Through the eight months of the undemocratic impeachment process, tens of thousands of Brazilian workers, farmers and other left forces, PT supporters and critics alike, demonstrated against impeachment. These could be seen during the Olympics, when right outside the games thousands raised their main slogan, “Temer out!” (Fora Temer).
This slogan and opposition to the process has popular support throughout Latin America and even in the United States. Groups like the International Action Center joined expatriate Brazilians to defend Rousseff against the Brazilian oligarchy and U.S. imperialism.
But this movement was still too weak to stop the ouster. The rightists continue to reject any democratic process, including early elections this year, which most Brazilians want. While still in a difficult position, the Brazilian left has united against the Temer government.
Brazilian labor expert Ricardo Antunes wrote in Vermelho, the newspaper of the Communist Party of Brazil: “The scenario we face in the next six months is daunting, and will impel the labor and social movements into passionate struggles.” Antunes expects Brazilians to “enter a period of social confrontation, of union and social demonstrations.” (vermelho.org.br, Sept. 4)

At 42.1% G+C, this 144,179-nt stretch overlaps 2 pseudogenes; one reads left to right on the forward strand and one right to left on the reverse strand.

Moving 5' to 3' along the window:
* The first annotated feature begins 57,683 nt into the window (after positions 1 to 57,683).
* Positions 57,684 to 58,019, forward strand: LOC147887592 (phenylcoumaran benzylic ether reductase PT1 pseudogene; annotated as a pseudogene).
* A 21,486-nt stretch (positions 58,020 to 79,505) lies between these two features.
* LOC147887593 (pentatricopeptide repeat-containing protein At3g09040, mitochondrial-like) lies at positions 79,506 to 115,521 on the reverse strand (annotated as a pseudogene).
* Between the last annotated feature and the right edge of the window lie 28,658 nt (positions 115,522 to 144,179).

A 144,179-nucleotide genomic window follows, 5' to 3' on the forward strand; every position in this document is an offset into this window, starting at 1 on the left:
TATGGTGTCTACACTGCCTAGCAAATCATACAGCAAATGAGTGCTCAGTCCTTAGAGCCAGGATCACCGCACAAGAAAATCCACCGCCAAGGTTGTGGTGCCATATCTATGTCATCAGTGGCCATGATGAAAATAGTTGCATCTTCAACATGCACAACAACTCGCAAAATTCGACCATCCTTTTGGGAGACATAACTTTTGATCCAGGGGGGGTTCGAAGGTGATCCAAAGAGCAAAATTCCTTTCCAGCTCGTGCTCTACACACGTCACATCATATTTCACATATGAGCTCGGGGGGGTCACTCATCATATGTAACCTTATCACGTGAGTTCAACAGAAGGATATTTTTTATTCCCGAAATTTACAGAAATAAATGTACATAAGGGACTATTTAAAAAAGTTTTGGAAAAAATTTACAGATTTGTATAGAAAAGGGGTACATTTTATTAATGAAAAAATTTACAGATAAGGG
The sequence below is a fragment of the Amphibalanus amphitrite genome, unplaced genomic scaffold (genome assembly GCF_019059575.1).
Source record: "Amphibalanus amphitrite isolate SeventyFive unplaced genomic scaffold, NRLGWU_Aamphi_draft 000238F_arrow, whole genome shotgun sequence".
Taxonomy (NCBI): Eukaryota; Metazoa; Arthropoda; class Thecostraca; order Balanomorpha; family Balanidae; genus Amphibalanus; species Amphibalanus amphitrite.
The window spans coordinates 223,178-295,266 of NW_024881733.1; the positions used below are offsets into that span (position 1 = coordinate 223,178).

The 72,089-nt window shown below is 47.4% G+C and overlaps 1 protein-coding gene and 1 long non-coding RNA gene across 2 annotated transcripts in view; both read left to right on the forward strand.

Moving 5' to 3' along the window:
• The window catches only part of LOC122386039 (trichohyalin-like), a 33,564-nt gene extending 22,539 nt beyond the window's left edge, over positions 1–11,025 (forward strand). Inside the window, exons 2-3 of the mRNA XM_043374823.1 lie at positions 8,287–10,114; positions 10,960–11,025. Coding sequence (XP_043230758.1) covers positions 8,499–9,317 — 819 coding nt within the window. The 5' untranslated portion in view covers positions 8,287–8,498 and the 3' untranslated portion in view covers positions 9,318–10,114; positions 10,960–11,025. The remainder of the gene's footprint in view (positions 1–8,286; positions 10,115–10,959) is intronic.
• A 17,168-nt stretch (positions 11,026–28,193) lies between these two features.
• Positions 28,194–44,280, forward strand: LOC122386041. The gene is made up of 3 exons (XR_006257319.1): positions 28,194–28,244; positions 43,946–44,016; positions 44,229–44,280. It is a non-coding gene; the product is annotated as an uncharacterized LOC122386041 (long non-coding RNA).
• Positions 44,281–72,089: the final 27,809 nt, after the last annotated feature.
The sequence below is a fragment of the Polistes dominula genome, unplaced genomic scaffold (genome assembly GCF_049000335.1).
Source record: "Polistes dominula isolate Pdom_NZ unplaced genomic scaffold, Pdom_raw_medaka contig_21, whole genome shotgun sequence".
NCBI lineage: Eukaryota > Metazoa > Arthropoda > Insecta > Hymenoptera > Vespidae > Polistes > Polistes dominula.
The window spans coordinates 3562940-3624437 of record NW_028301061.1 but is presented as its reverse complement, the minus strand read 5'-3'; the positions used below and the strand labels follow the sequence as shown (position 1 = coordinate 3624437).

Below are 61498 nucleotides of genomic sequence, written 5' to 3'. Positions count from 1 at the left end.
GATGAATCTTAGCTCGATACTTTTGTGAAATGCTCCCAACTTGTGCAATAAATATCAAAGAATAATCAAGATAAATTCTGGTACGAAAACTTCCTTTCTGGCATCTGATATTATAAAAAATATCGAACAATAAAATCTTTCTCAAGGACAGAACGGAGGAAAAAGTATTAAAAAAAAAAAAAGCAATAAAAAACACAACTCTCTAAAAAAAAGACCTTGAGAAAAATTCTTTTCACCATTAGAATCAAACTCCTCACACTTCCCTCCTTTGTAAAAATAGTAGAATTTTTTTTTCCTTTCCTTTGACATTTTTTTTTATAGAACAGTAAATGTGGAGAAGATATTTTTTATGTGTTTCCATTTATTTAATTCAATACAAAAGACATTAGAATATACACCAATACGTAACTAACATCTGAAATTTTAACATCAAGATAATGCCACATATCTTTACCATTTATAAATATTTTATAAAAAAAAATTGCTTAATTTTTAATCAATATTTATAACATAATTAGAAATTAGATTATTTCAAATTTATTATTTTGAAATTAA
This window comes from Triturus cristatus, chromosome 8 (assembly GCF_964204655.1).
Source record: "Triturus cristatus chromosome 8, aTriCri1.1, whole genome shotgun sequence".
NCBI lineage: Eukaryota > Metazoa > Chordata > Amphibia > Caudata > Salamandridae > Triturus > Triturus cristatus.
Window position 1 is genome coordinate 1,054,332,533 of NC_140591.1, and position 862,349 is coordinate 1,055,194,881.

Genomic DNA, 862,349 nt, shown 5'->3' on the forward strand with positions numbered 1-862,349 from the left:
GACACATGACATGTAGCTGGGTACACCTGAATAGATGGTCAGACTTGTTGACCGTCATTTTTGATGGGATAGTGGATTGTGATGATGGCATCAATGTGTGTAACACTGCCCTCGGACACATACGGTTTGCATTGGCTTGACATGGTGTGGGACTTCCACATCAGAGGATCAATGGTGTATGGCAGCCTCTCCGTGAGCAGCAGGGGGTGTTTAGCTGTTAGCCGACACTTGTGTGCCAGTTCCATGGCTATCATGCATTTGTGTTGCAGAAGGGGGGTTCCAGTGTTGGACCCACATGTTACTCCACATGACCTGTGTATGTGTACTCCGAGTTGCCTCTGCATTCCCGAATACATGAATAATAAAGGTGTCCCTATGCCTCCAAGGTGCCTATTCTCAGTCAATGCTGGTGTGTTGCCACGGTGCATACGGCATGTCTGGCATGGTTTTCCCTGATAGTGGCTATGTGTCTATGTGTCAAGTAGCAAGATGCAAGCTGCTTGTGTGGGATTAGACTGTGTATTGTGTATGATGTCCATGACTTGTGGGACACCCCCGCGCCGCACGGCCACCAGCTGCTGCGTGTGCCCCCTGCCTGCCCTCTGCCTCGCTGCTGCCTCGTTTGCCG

In his article Antunes quotes Joao Pedro Stedile, a leader of the mass Landless Movement of farm workers and landless peasants. Stedile has called for a general popular mobilization under the theme, “Temer out!”
“It’s the greatest of all the battles,” Stedile writes. “We want to struggle for changes in the political system of the country, with reforms of the political system and of the means of communication, ones that can only be carried out by a constituent national assembly. All these battles demand mass struggles and great popular mobilizations.
“We expect many struggles as we move forward,” adds Stedile. The coup-makers will receive “only the scorn they deserve as they wind up in the trash bin history has reserved for them.”